Corrosion, Oxidation Resistance of High-Temperature Heating Alloys
Since the development of commercial electric heating elements at the beginning of the 20th century, oxidation and corrosion resistance have been primary goals in the creation of new high-temperature resistance and construction alloys and ceramic materials.
The first accepted production-quality resistance-alloy family was the nickel-chrome (NiCr) and nickel-chrome-iron (NiCrFe) alloys, patented as Nichrome in 1905. The NiCr alloys – especially the 80% nickel, 20% chrome variant – became the standard for industrial electric heating elements. NiCr was an excellent choice and remains so to this day due to its high-temperature oxidation resistance and ability to operate in most common heating atmospheres, including oxidizing, nitrogen and hydrogen.
The 1930s introduced a new family of alloys to the available choices for heating elements. Iron-chrome-aluminum (FeCrAl) under the tradename of Kanthal was developed. Due to the nature of FeCrAl’s unique alumina coating, which forms during operation, a corrosion-resistant alloy with even higher operating temperatures was now available. A resistance alloy protected by a thin coating of alumina allowed for atmospheres that were considered to be too caustic for conventional alloys to be exposed to directly. This alumina surface coating resists reactions with many reactive materials, including sulfur and carbon, which can pose issues for nickel-based alloys.
Both of these families of alloys were further expanded on, with additional variants to increase their useful ranges. The AA, 70/30 and C grades allow for their use in common carburizing environments that might otherwise result in green rot of NiCr alloys. The AF and APM grades increased the oxide stability and strength of the base material to the FeCrAl family to allow for high-temperature, corrosion-resistant electric heating elements and structural materials.
The expansions of both families of alloys allow for the creation of alloy protection tubes. Along with the alloy tubes, several different ceramics – including Sialon and silicon-carbide-based tubes – lend their corrosion-resistant properties to the systems that are contained within. Silicon-carbide elements that would otherwise be greatly limited within a hydrogen environment are capable of providing their high power output from within alloy tubes. Bayonet-style elements of both ceramic and metallic construction can be immersed into aluminum holding furnaces with the use of Sialon tubes. Atmospheres with airborne contaminates, such as those found in incineration furnaces and those with recirculated atmospheres, can be separated from their heat source by one of the assorted alloy protection tubes.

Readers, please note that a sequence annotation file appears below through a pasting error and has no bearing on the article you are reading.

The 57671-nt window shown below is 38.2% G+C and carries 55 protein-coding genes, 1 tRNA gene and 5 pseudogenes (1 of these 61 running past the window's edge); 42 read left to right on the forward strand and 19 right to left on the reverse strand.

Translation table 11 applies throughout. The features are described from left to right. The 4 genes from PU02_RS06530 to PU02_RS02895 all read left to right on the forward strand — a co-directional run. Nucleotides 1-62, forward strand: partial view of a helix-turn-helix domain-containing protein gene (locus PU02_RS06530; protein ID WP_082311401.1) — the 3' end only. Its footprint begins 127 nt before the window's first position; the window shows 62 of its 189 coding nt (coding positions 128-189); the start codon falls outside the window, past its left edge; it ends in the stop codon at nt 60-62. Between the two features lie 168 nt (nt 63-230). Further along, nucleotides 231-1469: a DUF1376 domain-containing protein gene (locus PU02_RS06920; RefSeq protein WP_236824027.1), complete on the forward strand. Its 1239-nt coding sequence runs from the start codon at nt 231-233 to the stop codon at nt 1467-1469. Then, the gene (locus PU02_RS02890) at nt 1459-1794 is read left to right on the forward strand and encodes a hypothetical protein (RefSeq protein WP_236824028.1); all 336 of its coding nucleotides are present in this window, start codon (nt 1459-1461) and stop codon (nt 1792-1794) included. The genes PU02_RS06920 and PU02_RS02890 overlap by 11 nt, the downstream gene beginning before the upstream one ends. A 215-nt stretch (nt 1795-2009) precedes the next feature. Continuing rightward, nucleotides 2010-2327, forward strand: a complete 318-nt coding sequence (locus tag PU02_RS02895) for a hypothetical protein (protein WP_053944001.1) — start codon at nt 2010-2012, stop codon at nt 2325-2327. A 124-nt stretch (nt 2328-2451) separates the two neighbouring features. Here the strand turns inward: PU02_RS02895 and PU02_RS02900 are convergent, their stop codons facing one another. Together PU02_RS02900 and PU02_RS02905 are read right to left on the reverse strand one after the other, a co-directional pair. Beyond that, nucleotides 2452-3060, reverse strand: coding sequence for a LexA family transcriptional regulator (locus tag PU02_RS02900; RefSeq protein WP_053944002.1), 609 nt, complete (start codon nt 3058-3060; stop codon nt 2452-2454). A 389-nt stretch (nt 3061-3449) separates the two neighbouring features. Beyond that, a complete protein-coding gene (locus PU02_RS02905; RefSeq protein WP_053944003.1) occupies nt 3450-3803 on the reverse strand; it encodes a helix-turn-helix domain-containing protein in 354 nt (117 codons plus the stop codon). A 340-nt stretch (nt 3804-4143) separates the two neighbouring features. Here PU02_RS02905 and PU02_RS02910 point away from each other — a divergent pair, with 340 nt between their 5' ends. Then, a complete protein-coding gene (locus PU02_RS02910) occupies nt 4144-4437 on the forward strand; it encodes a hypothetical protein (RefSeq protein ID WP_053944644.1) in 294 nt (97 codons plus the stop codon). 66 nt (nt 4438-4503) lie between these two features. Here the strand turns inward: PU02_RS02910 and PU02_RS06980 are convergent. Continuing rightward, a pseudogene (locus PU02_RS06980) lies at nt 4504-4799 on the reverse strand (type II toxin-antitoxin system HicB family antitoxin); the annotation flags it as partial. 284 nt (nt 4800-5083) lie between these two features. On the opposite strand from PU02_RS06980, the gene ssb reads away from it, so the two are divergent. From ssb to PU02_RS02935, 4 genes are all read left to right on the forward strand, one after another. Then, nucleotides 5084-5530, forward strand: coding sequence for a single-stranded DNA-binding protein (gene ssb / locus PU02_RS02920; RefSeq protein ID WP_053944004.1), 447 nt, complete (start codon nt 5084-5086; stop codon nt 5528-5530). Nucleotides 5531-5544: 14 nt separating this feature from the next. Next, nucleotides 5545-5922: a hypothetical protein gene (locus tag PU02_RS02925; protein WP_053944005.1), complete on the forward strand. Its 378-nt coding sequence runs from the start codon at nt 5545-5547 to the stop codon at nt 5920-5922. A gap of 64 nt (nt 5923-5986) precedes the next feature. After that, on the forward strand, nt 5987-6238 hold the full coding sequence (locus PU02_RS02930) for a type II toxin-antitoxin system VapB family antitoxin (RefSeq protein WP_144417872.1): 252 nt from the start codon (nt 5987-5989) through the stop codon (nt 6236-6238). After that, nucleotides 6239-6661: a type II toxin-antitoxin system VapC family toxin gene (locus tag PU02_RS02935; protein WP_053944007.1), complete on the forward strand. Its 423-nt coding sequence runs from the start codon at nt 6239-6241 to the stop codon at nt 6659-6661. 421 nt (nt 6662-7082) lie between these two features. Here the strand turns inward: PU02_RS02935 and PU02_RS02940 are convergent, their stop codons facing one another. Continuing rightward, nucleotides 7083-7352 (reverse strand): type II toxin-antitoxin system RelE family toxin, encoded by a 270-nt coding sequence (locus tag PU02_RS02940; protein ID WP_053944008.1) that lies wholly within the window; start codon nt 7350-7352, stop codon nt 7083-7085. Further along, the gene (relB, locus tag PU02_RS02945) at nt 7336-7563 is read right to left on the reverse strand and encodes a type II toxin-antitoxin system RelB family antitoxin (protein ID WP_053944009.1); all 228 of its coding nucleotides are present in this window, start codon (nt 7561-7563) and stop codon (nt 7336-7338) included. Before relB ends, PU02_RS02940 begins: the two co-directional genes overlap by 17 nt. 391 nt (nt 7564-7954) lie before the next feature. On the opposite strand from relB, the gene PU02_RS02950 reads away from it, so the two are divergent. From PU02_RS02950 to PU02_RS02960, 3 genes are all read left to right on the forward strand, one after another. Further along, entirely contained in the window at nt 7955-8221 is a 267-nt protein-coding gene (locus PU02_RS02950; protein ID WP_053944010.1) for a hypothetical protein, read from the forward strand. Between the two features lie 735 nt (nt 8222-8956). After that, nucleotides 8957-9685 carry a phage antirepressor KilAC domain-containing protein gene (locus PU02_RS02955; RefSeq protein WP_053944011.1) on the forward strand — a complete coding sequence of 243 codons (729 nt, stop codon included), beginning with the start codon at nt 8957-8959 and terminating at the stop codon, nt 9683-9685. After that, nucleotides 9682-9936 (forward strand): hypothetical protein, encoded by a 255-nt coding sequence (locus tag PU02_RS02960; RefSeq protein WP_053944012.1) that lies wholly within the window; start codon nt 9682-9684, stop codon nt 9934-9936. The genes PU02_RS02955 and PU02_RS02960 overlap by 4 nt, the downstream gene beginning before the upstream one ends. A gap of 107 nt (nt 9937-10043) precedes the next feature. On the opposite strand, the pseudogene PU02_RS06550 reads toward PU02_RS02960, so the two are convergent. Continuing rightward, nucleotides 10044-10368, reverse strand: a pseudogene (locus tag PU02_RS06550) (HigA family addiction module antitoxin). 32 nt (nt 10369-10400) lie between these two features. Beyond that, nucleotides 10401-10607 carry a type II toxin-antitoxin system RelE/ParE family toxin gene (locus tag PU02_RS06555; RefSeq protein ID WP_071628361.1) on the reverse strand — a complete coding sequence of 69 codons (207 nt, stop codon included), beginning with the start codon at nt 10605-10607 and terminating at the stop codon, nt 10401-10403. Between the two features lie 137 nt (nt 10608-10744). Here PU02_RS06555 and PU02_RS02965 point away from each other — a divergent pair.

Heating-Element Design Applications
The availability of such a wide range of options both complicates the design of electric heating systems and greatly expands the applications where energy-efficient electric systems can improve upon existing heating systems. When engineers design the heating system within a furnace, the configuration of the heating elements and the power required are often dictated by the chamber size and application. The operating temperature, chamber atmosphere and potential corrosive materials determine the alloy choice, and it is this decision where engineers must weigh the benefits of the alloys and ceramic materials available. These small issues make up the bulk of the decision-making process when starting a new application.
New developments in heating-element design and use of the materials available can often help to improve existing systems either by extending service life to decrease maintenance costs or increasing throughput. Examples of this are fairly commonplace to the heating-element design engineers at Custom Electric. Many materials have excellent oxidation and corrosion resistance, but it is the job of heating-element design engineers to also take into account strength.
Carburizing furnaces are fairly common among automotive parts suppliers. One such customer was using graphite heating elements within ceramic tubes to protect the elements from the carburizing environment in their two continuous pusher and two batch Ipsen furnaces. Both the elements and tubes suffered reduced life due to thermal shock and breakage. Obviously, metallic materials would solve the issue with thermal shock, but addressing the carburizing atmosphere is equally as important.
To this, APM extruded tubes were used for protection because they would operate without issue in this environment. The graphite elements within were replaced with APM bayonet elements to provide the same power levels, eliminate the breakage issue and remove the need for the water cooling and nitrogen-gas shield inside the tube.